The International Union for Conservation of Nature said on Thursday that new data taken through 2016 prompted the reclassification of the snow leopard from the endangered list to the vulnerable category. The difference means, simply, that the animals have gone from “very high risk” to “high risk” of extinction in the wild. The team’s lowest estimate was that about 4,000 live in the wild. But the snow leopard can still face a decline of 10% or more over the next three generations in its habitats, which are mostly mountainous areas of Central Asia, including Kyrgyzstan and Pakistan. It “still faces a high risk of extinction,” the conservation group said, from habitat loss and degradation, declines in prey populations and poaching for illegal wildlife trade, among other reasons.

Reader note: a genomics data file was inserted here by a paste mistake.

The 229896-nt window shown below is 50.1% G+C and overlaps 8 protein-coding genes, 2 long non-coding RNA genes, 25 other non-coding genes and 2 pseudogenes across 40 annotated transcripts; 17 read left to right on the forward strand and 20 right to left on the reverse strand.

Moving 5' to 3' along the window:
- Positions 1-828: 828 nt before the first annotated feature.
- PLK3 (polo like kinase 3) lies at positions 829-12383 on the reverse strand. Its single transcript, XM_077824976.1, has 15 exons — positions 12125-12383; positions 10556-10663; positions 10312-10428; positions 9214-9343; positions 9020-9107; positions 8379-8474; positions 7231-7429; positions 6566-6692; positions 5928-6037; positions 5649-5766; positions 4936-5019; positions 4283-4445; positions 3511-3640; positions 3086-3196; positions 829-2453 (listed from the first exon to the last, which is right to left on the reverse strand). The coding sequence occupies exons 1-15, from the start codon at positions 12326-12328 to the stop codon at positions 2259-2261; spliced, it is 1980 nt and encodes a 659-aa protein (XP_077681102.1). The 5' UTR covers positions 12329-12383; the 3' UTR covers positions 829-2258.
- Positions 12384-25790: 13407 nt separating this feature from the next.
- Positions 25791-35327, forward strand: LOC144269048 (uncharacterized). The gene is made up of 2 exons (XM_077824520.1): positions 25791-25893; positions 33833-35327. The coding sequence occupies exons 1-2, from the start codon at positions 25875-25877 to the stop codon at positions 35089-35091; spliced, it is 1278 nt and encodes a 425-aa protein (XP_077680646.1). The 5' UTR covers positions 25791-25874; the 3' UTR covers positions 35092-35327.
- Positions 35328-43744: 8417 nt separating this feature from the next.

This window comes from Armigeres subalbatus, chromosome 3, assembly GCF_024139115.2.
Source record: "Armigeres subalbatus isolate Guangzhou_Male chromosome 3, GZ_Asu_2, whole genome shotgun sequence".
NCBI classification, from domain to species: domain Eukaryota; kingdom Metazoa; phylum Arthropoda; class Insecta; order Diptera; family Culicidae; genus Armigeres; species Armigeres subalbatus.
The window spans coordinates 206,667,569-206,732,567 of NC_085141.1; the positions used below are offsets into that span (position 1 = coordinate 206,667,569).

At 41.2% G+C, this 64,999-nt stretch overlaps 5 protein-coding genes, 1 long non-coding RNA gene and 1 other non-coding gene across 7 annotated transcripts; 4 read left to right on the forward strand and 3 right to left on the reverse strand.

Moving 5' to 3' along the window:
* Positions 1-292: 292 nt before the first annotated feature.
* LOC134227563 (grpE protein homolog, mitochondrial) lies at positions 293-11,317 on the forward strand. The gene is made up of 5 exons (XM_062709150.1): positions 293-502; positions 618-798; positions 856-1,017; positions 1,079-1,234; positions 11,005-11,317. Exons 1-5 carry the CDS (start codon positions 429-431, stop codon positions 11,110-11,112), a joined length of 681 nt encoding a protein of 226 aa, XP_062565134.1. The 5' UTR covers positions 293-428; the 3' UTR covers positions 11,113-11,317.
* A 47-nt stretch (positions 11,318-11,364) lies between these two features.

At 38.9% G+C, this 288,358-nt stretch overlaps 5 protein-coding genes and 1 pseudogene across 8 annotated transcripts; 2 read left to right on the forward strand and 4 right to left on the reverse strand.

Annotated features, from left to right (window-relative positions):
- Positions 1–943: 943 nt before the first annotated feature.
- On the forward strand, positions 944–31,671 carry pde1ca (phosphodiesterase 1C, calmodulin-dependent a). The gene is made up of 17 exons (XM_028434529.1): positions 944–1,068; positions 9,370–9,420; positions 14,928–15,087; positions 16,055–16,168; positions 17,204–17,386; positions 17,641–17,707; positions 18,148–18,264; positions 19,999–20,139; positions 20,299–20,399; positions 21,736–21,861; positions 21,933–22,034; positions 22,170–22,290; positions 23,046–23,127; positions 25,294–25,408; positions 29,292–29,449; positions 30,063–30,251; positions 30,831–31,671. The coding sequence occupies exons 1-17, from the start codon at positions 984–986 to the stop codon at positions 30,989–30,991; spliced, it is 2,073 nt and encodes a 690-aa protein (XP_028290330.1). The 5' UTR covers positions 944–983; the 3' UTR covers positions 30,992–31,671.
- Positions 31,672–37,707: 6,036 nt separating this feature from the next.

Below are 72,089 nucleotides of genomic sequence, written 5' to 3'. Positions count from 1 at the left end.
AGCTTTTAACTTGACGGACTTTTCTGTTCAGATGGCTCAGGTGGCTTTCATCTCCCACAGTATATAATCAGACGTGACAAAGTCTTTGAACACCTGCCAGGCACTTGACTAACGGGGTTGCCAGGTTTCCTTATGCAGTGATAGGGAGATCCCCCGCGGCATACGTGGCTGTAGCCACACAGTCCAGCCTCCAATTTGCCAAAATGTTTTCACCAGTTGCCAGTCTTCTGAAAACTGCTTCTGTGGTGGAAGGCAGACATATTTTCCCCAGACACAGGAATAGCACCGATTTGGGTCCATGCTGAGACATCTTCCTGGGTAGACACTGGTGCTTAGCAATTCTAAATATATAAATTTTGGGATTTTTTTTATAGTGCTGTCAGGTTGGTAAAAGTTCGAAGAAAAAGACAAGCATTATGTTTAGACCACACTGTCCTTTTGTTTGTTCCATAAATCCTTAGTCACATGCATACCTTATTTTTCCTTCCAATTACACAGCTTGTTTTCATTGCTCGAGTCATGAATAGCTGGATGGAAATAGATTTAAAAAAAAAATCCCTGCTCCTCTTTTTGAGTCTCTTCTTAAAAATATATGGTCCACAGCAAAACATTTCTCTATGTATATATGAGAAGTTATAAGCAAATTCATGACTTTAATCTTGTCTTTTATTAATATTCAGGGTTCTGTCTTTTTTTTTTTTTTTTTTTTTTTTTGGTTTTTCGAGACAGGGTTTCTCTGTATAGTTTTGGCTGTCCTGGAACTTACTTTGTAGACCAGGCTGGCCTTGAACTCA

“It is essential to continue and expand conservation efforts to reverse its declining trend and …
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